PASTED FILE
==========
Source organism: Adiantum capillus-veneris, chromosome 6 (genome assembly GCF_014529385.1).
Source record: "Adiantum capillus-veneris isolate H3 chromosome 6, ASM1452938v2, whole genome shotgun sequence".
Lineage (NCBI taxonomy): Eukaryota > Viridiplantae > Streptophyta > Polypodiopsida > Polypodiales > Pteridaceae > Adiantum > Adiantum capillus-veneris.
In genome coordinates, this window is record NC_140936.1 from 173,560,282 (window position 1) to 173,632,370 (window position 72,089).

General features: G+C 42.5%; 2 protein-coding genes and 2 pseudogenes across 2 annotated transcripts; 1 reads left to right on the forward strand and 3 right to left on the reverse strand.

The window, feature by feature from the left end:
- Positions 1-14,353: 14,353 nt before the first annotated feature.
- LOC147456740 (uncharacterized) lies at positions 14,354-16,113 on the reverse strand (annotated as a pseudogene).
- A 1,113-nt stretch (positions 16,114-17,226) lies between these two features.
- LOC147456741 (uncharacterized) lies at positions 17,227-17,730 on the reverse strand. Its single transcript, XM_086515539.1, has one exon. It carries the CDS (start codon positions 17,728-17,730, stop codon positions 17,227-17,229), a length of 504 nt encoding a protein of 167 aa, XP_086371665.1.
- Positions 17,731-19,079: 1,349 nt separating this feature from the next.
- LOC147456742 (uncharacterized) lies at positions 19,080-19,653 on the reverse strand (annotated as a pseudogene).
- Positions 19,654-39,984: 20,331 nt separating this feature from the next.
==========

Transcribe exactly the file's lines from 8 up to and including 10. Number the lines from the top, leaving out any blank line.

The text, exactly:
- LOC147456740 (uncharacterized) lies at positions 14,354-16,113 on the reverse strand (annotated as a pseudogene).
- A 1,113-nt stretch (positions 16,114-17,226) lies between these two features.
- LOC147456741 (uncharacterized) lies at positions 17,227-17,730 on the reverse strand. Its single transcript, XM_086515539.1, has one exon. It carries the CDS (start codon positions 17,728-17,730, stop codon positions 17,227-17,229), a length of 504 nt encoding a protein of 167 aa, XP_086371665.1.